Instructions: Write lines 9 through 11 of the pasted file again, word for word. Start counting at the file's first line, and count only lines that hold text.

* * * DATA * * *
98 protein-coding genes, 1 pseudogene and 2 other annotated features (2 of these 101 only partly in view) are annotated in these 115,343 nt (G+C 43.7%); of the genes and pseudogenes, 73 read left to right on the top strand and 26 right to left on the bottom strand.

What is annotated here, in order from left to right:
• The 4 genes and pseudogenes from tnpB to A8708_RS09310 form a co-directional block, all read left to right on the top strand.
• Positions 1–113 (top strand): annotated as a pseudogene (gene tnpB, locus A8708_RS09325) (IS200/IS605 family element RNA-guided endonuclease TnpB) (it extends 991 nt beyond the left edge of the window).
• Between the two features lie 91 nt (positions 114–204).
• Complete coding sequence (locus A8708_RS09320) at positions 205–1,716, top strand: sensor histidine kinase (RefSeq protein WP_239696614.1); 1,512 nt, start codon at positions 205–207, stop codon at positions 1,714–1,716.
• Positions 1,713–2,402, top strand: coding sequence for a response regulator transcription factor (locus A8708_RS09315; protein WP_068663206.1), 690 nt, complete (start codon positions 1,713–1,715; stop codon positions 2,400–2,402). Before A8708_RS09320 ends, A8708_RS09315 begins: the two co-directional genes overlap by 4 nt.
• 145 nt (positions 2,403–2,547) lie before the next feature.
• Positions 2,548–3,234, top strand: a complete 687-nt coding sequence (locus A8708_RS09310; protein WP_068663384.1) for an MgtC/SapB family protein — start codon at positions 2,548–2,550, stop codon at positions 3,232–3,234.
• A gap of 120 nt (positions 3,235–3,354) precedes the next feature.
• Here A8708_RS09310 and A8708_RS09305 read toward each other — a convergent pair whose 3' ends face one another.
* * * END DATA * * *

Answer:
• Positions 2,548–3,234, top strand: a complete 687-nt coding sequence (locus A8708_RS09310; protein WP_068663384.1) for an MgtC/SapB family protein — start codon at positions 2,548–2,550, stop codon at positions 3,232–3,234.
• A gap of 120 nt (positions 3,235–3,354) precedes the next feature.
• Here A8708_RS09310 and A8708_RS09305 read toward each other — a convergent pair whose 3' ends face one another.